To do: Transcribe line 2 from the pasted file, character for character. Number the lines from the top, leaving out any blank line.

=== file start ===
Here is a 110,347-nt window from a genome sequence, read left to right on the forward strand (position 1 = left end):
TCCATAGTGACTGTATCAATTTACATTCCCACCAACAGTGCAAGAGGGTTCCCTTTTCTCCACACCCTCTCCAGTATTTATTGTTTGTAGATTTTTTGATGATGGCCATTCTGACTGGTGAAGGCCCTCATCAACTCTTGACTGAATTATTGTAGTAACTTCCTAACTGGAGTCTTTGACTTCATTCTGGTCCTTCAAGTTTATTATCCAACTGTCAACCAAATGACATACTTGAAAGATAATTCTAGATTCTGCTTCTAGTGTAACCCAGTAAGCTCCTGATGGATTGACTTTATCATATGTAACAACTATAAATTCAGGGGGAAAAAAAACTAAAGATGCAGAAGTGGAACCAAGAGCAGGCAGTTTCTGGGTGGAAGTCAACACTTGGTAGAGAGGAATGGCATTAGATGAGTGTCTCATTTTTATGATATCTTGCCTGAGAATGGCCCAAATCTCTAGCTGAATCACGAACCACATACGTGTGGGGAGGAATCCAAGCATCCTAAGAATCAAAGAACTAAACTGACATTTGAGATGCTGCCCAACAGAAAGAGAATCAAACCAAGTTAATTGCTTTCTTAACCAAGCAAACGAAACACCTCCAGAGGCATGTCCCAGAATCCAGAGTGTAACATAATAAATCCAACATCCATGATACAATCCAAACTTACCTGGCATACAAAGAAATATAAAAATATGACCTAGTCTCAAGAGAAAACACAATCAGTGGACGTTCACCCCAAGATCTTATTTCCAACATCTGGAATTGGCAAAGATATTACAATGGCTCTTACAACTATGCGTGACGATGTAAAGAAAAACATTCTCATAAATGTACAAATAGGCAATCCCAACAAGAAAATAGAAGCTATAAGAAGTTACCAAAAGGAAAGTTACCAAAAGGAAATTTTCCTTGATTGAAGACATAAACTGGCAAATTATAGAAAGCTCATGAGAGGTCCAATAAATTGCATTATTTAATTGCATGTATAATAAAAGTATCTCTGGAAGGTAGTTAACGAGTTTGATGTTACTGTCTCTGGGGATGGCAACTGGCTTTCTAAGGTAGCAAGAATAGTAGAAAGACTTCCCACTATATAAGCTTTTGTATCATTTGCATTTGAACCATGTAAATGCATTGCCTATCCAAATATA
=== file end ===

TCCATAGTGACTGTATCAATTTACATTCCCACCAACAGTGCAAGAGGGTTCCCTTTTCTCCACACCCTCTCCAGTATTTATTGTTTGTAGATTTTTTGATGATGGCCATTCTGACTGGTGAAGGCCCTCATCAACTCTTGACTGAATTATTGTAGTAACTTCCTAACTGGAGTCTTTGACTTCATTCTGGTCCTTCAAGTTTATTATCCAACTGTCAACCAAATGACATACTTGAAAGATAATTCTAGATTCTGCTTCTAGTGTAACCCAGTAAGCTCCTGATGGATTGACTTTATCATATGTAACAACTATAAATTCAGGGGGAAAAAAAACTAAAGATGCAGAAGTGGAACCAAGAGCAGGCAGTTTCTGGGTGGAAGTCAACACTTGGTAGAGAGGAATGGCATTAGATGAGTGTCTCATTTTTATGATATCTTGCCTGAGAATGGCCCAAATCTCTAGCTGAATCACGAACCACATACGTGTGGGGAGGAATCCAAGCATCCTAAGAATCAAAGAACTAAACTGACATTTGAGATGCTGCCCAACAGAAAGAGAATCAAACCAAGTTAATTGCTTTCTTAACCAAGCAAACGAAACACCTCCAGAGGCATGTCCCAGAATCCAGAGTGTAACATAATAAATCCAACATCCATGATACAATCCAAACTTACCTGGCATACAAAGAAATATAAAAATATGACCTAGTCTCAAGAGAAAACACAATCAGTGGACGTTCACCCCAAGATCTTATTTCCAACATCTGGAATTGGCAAAGATATTACAATGGCTCTTACAACTATGCGTGACGATGTAAAGAAAAACATTCTCATAAATGTACAAATAGGCAATCCCAACAAGAAAATAGAAGCTATAAGAAGTTACCAAAAGGAAAGTTACCAAAAGGAAATTTTCCTTGATTGAAGACATAAACTGGCAAATTATAGAAAGCTCATGAGAGGTCCAATAAATTGCATTATTTAATTGCATGTATAATAAAAGTATCTCTGGAAGGTAGTTAACGAGTTTGATGTTACTGTCTCTGGGGATGGCAACTGGCTTTCTAAGGTAGCAAGAATAGTAGAAAGACTTCCCACTATATAAGCTTTTGTATCATTTGCATTTGAACCATGTAAATGCATTGCCTATCCAAATATA